Oh my.. The competition in the 24-70mm f/2.8 zoom lens segment seems to be extremely busy at the moment. Sigma should have an 24-70mm ART lens announced any day now, and now Tamron is rumoured to announce a new 24-70mm G2 this week too, according to canonrumours.com. (also here)
Interesting enough, both are rumoured to start shipping with an initial price tag of 1299 USD.
I guess I will have to wait for some real life test and reviews before deciding then. I used the Tamron 17-50mm f/2.8 VC a lot on my 60D, and it was an excellent lens. If the new Tamron proves to live up to this, I might be interested.
Additionally, Sigma released some MTF charts that people "wise" in such things seems a bit disappointed about. I never decide on lenses based on MTF charts, so my advice: Wait for some real reviews by trusted sources.
I just heard of this almost magical camera gadget that seems to be the next big thing on Kick-Starter, Arsenal.
It is a gadget that can help you select the optimal camera settings, by analyzing the subject, light etc. and make you get perfect pictures every time.
Although I find the technology behind this gadget fascinating, I can't help thinking that this is yet another attempt to dumb it down.
Photography is, among many other things, a matter of learning a craft. Figuring out what works and what doesn't and to keep striving towards mastering the craft.
Perhaps this thingy can help beginners understand the craft better?
Personally, I would not use it, even if it could make life easier.
But that is just a personal choice. I WANT photography to be challenging. I want to feel stupid when I fail and I want to feel awesome when I succeed.
Using an add-on Superior-Auto Mode does not seem like the best way to challenge yourself.
I came across a couple of interesting discussions over at POTN recently. Essentially they were discussions about why fancy, expensive cameras that were targeting the enthusiast/pro segments had a "green box"/Auto setting, as the people that would be the potential users would know better and choose manual mode or Shutter/Aperture Priority and if they didn't they should by a more beginner-oriented camera.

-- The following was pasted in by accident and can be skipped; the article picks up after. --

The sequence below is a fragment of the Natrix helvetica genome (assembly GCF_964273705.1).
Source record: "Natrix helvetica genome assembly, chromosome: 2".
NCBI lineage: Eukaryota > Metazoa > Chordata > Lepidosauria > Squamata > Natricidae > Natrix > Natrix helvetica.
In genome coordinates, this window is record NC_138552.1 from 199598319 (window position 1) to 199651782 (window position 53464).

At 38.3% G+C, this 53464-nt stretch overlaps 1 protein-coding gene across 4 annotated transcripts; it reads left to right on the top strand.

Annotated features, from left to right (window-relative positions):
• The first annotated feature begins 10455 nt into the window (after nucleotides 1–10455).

In my book such a point of view is extremely elitist. You don't have to do anything because others say so when it comes to photography. You don't have to use manual just because you bought an expensive camera. You don't have to stick with a beginners camera because you prefer to shoot in Auto mode.
It's your camera. Use it and have fun!
If you are trying to perfect your composition and don't want to be bothered with all the technical stuff, then my all means go ahead and do so. Then, when you want to go beyond what is possible in Auto mode, I strongly encourage you to learn how to expose properly in full manual, and explore the differences between Aperture and Shutter priority to be able to better choose the right mode for the right situation.
But most of all, have fun doing so.
See some of the discussions mentioned here, here and here.
Ever so often the various Photography Blogs and Photography News sites run an article about why Full Frame is the king of the camera, why Micro 4/3 is the future, why Medium Format is the shit or why an iPhone is all you need (PetaPixel, I'm looking at you)
Usually the articles result in a cascade of enthusiastic and/or angry fanboy comments and I don't have one moment of doubt that that is exactly what the editors wanted. These polarized articles are designed to split people up in Teams that are Pro/Con because that drives traffic to their sites.
But guess what?
It's not about the camera. Shot with a Medium Format Hasselblad if you want to (and can afford it) ..or an iPhone if that suits you better. All that matters is how you put your gear to good use and gets the most of it.
Now, I am not saying that gear doesn't matter. It does. But discussing which sensor format or camera system that rocks the most is like discussing whether a nailclipper or hedge trimmer is the best tool in the world.
I recently wondered "Why am I posting pictures at all?" It does not make me rich. Or famous. So why bother?
I guess part of the answer is a need to be recognized. But the sad truth is that the Internet is flooded with pictures and the chance that mine would stand out is quite small, no matter how hard I try. So why bother?
Another part of the answer is that photography is about creating. And if you create you want the stuff you create to be "used". If not, why bother? Creating without purpose doesn't really make sense.
So, even though posting pictures to this site, or social medias doesn't make me rich and famous, it does serve a purpose. To keep my desire to create alive.